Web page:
You could be fooled by the funky personality and uplifting smile which could light a room by Nicola Adams. A double-Olympic champion - who also achieved a professional world title - was rewarded for her outstanding accomplishments in the Summer Games with a golden post box in her hometown of Leeds and is a celebrated figure amongst the boxing fraternity. To add to her career as an athlete, Adams is set to feature on BBC's popular reality show Strictly Come Dancing
But, behind her smile are scars from her childhood - the type of experiences which made her an inspiration to millions of the LGBTQ+ community. Life has not been easy for Adams. Growing up, Adams struggled with several allergies including asthma and eczema.
To prevent Adams from scratching to remaining layers of skin from her body, Dee - her mother - would send her to bed wearing gloves. Adams does not remain in contact with her father, who domestically abused her mother and Adams herself, who admitted she "got the odd slap" for trying to protect Dee from being hit.
The physical abuse they both received was around the same time Adams got into boxing. Working two jobs as a single mother to afford food for Nicola, Dee was unable to arrange childcare for Nicola so she took her to an aerobics gym class. By pure chance, there was a boxing class going on next door at the gym, something Nicola liked the look of and chose to participate in to pass time.
As they say, the rest is history - well, kind of.Adams was forced to break multiple barriers to get into the position she is in today. When we take a look back into the history of female boxing it goes way back into the 18th Century. Aside from a demonstration bout in 1904, female boxers would have to wait for their chance to shine on the biggest stage at amateur level until the 2012 Olympic Games in London - the year in which Adams became the first woman to win a gold medal at the flyweight category.
It took England 100 years to change their rules on licensing female's boxing after previously banning it because of health concerns over believing it would have a significant impact on the premenstrual cycle which would leave women mentally and physically unstable. In 1996, the Amateur Boxing Association of England voted to allow girls under the age of 10 to enter gyms and spar. Jane Couch was the first officially licensed British female fighter in 1998 and paved the way for the likes of Adams and now Katie Taylor to fight on the world stage.
"The Fleetwood Assassin" was originally rejected for a British Boxing License because of being a woman, only for it to get overturned by a tribunal. She is a former five-time world titlist and is now a promoter in her own name. Adams had her first amateur fight in 1997 but would have to wait another four years to fight again because of there being no girls to fight.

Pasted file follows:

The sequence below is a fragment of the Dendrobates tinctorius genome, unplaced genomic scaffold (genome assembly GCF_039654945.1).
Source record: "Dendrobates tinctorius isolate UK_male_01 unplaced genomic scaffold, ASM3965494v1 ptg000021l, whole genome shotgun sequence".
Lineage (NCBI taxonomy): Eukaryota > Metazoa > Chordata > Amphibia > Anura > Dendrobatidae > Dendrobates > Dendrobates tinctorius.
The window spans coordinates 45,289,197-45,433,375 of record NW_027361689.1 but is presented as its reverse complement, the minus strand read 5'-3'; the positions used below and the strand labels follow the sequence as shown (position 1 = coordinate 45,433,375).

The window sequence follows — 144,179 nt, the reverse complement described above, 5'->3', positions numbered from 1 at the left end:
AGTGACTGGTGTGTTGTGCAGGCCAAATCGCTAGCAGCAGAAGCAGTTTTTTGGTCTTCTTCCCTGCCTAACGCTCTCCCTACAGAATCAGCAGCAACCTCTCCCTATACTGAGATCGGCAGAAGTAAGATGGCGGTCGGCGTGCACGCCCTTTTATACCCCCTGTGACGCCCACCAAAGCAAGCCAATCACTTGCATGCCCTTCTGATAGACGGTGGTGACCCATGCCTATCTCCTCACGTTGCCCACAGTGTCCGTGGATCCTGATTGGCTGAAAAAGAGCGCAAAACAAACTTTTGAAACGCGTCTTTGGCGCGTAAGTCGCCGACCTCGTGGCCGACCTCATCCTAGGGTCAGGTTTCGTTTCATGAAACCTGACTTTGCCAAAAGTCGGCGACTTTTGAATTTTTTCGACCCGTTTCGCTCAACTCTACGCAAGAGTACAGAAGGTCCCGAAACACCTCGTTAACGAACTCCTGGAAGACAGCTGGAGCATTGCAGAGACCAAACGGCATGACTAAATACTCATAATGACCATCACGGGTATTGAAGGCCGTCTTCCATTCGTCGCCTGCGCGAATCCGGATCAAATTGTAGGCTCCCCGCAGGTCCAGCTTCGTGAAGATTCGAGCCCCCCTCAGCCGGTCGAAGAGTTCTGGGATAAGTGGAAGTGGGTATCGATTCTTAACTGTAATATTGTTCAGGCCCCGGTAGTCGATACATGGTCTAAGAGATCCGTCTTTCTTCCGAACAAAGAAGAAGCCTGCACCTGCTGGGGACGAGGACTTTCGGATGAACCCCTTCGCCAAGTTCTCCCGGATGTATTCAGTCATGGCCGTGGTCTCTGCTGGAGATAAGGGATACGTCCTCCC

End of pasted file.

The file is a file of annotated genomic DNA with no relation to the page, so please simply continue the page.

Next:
In the same year, whilst trying to look after Dee who had contracted meningitis and was fighting for her life, Adams was told she had attention deficit hyperactivity disorder (ADHD). Physical Education was where Adams succeeded in high school, becoming a talented sprinter in athletics - despite being advised against running at the age of 5 by her doctor because of her asthma condition.
In 2001, she became the first woman to represent England and in 2003 at the age of 20 she won the English Amateur title. More accolades soon followed, this time with Team GB. Her incredible medal haul included golds at the Commonwealth, European, World and Olympic Games. She dedicated her 2012 London triumph to her mother, who still suffers side effects from meningitis. Adams left the amateur circuit with another gold medal at the 2016 Olympic Games in Brazil.
A brief career on the professional circuit with promoter Frank Warren saw Adams become WBO flyweight world champion before retiring after being told she would have permanent vision loss if she continued.
It is not just her craft inside the ring we should be celebrating.
In 2013, the former boxer was voted by Pink List as the most inspirational role model for women, aspiring athletes and members of the LGBTQ+ community. In the same year, she was appointed Member of the Order of the British Empire (MBE) in the new year services to boxing and Officer of the Order of the British Empire (OBE) in 2017.
Adams continues to break barriers with her latest venture seeing her become the first celebrity to feature on Strictly Come Dancing with a same sex partner. Swapping the ring for the ballroom should not be a problem for Nicola, judging by her footwork inside the ropes.